To be able to use Subchapter V, the debtor must be engaged in commercial or business activities and, for cases filed after June 21, 2022,  have total debts of no more than $7.5 Million (excluding debts owed to Insiders) and at least 50% of those debts must be related to the commercial or business activities.  This debt limit is set to be reduced to $2,725,625 on June 21, 2024, but the higher amount may be extended at that time.

Costs of Chapter 11 Cases

Chapter 11 can be quite expensive and is always time consuming.   There are the obvious attorney and lawyer fees which can be quite high.   Initial, up-front attorney’s fees (for a competent attorney) and costs can range anywhere from $15,000 to $50,000+ depending on the complexity of the case and anticipated amount of work to be done.

Attorneys and other professionals cannot be paid after the Chapter 11 case is filed, except upon approval by the bankruptcy court, and an application for fees can only be filed every 4 months.   Large up-front retainers are required to enable professionals to ensure sufficient funds will be available to pay their fees as the case progresses.

In addition to the attorney fees, there are constant administrative burdens which must be met:

Regular reports must be filed with the court and the U.S. Trustee’s Office, and fees must be paid.

Other compliance items must be submitted to the U.S. Trustee’s Office, many within the first 7 days of the case!

Since Chapter 11 cases can last from several months to several years, the professional fees (attorney, accountant, C.P.A.) can grow quite rapidly.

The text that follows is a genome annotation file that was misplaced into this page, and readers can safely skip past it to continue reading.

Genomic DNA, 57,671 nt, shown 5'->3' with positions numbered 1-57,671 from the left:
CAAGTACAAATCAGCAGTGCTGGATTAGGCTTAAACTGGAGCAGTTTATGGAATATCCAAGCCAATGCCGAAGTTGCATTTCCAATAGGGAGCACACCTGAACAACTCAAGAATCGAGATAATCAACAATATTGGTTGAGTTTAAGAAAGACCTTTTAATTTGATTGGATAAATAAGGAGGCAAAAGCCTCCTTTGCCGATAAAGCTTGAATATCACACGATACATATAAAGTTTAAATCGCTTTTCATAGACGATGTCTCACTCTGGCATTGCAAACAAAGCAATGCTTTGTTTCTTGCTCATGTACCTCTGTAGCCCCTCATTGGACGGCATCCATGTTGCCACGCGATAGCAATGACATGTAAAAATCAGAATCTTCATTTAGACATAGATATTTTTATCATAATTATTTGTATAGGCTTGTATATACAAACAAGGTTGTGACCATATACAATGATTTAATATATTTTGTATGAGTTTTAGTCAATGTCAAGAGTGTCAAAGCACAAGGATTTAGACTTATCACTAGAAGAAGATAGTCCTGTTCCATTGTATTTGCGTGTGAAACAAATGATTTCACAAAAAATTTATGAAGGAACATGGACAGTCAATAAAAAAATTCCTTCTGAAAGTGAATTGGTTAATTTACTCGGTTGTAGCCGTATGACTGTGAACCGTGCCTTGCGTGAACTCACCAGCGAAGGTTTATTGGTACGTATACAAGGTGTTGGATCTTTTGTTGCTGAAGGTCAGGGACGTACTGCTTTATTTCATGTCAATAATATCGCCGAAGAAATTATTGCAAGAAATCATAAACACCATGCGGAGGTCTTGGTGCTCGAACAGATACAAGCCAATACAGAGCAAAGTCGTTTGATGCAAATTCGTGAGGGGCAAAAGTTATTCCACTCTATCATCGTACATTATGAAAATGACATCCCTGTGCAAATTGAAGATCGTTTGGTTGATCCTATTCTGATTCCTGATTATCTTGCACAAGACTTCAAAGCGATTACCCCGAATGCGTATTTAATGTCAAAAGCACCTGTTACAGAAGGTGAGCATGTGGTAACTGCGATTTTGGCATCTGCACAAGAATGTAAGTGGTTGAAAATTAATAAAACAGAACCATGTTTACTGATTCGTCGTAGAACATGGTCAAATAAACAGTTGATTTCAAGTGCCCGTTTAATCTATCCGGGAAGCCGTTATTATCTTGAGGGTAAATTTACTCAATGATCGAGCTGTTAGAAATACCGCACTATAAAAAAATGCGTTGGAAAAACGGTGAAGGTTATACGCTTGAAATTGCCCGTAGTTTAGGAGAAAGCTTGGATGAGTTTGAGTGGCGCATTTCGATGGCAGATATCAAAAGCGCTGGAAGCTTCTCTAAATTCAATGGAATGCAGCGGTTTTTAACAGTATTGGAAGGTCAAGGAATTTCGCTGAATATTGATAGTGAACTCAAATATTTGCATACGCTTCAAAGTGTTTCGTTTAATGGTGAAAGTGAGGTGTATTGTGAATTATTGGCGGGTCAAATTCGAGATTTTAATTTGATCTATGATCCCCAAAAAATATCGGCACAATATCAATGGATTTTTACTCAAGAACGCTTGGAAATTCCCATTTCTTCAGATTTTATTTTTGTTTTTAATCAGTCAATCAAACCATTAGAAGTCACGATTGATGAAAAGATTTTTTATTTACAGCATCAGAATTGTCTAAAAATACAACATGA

The court filing fee is $1,717 as of June 2014.  This is of course in addition to any attorney’s fees.

There are also quarterly fees which must be paid to the US Trustee’s Office.  For a schedule of these fees, please see the link in the upper right corner.

Keys to Successful Chapter 11 Cases

The key to a successful Chapter 11 bankruptcy case is pre-bankruptcy planning .

As is the case with Chapter 13 and, to an extent, with Chapter 7, very few Chapter 11 cases are successful when the Debtor arrives at the office of a bankruptcy attorney needing to file the petition immediately.

This is true with any chapter of the bankruptcy code, but is particularly true in a chapter 11.


Because the administrative burdens, time constraints, financial pressures, and other problems are so great, that a failure to plan ahead, and prepare as much documentation as possible prior to filing, will usually spell disaster.

All you will end up doing is paying your attorney several thousand dollars for a few months’ breathing room, only to end up where you were to begin with.

Chapter 11 Bankruptcy Plans

The ultimate purpose of a Chapter 11 case is to get a Plan of Reorganization (repayment) confirmed by the court.

This is by no means a simple task and the requirements for doing this are rather complex (see links above) and will not be discussed in detail here.

The Plan is basically a contract with one’s creditors as to how they will be repaid, and from what source.

In order for the plan to be approved, the creditors must vote in favor of the Plan in certain numbers, or if they do not vote in sufficient numbers for the Plan, they may sometimes be forced to accept the Plan if other requirements are met, although that may also result in the debtor having to give up assets.   Ultimately, the key to a successful Chapter 11 plan is in reaching agreements with the creditor through negotiation.

There are many ways to formulate a Plan, subject to the requirements and limitations of the Bankruptcy Code, and the more skilled attorneys will explore all avenues to improve your business and financial position.

This informative summary may contain information and rules peculiar to the Central District of California which includes Los Angeles, Riverside, Santa Barbara, Orange and Ventura Counties.